Receiving a Stock Gift

The first stock gift I ever received as a church treasurer was several shares of Coca-Cola Company stock from a wonderful member named Char. Char wasn’t a multi-millionaire. She was just like so many ordinary people that happen to own stocks, bonds, or shares of a mutual fund. You don’t need to have a Bill Gates in your church to receive a stock gift. Ordinary people make these extraordinary gifts each year. Because of Char’s example, I actually made my own stock gift a few years later to support the church’s capital campaign.

For a church, it can also seem tricky to actually receive a stock gift. I highly recommend the Dakotas United Methodist Foundation or Minnesota United Methodist Foundation. They can receive these stock gifts for a church and then cut a check for the value of the stock. In the video, I walk through the process of facilitating a stock gift as well as how to account for it.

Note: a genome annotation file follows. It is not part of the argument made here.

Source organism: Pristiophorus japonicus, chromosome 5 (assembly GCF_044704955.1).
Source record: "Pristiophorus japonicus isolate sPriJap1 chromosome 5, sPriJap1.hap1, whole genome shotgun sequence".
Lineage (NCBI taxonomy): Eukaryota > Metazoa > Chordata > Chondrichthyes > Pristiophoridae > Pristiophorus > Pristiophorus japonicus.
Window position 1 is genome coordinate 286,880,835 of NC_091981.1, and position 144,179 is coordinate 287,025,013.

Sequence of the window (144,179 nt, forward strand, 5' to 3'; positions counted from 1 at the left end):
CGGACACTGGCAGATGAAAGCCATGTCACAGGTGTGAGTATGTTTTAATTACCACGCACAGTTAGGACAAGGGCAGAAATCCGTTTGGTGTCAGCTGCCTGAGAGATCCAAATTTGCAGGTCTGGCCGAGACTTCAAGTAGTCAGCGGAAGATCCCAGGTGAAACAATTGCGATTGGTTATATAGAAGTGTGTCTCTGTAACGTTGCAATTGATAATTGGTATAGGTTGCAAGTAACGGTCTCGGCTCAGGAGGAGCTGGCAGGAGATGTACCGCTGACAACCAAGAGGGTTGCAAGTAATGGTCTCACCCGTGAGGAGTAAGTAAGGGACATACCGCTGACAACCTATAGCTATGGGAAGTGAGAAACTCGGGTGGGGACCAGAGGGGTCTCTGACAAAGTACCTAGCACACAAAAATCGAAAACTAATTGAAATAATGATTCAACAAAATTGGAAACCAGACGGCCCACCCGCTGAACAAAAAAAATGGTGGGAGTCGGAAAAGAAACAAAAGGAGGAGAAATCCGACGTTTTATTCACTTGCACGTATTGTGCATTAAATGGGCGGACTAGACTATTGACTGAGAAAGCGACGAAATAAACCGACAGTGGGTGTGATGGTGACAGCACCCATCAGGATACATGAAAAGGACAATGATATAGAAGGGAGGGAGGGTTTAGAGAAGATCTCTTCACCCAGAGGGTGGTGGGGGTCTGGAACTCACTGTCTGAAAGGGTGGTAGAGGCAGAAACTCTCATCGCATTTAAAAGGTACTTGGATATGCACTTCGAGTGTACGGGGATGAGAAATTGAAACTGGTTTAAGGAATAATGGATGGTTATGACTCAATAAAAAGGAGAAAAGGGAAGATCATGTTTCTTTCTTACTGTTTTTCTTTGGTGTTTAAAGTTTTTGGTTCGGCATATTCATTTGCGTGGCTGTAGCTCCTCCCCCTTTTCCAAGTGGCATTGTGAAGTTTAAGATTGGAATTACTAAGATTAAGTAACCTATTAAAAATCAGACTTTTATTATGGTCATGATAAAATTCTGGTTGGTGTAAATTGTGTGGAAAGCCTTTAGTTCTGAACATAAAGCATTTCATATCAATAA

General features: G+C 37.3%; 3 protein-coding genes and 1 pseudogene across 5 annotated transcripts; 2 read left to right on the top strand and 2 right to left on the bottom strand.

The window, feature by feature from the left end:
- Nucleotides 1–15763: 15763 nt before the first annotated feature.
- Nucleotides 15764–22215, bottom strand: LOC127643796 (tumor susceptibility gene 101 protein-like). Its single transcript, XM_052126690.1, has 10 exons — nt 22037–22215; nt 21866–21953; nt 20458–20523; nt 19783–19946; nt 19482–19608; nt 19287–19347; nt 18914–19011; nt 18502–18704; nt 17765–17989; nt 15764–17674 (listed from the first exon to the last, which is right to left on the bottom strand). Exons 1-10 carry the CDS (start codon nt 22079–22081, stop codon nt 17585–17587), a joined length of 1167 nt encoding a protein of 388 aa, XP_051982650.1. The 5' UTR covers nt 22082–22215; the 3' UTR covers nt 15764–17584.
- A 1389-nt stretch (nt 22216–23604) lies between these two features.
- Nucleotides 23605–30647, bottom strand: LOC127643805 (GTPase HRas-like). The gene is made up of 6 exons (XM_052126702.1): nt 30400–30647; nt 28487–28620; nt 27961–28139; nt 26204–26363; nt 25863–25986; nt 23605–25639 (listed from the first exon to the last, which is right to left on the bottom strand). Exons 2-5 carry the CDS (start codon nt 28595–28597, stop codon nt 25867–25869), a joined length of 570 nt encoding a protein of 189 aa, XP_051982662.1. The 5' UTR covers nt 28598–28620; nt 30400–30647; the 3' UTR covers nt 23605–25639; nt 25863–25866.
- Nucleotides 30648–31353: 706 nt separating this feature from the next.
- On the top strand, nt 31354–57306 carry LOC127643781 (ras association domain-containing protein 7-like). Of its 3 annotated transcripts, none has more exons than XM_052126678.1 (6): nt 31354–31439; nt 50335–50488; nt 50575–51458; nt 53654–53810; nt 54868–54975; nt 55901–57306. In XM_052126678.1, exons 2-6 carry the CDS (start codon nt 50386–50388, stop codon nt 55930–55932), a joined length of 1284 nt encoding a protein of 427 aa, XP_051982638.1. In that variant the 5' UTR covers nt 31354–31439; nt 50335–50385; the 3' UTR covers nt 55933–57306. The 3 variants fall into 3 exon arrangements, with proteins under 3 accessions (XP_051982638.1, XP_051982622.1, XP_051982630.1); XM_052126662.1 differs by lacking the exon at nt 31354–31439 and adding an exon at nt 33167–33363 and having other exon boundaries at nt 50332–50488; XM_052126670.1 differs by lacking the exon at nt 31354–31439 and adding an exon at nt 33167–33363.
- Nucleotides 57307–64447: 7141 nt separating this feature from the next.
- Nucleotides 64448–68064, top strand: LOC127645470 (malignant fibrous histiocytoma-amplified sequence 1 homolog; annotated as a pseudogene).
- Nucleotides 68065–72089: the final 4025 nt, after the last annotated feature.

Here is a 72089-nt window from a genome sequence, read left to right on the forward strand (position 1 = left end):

For those donating stock, to receive the greatest tax benefit you should donate:

  • Appreciated Stock: Stock that has grown in value since you bought.it. If it lost value, it’s better to sell it first and then donate the cash.
  • Long-term Stock: Stock held for more than a year gets the most bang for your buck. If it’s been held for less than a year, you only get partial credit for the donation.

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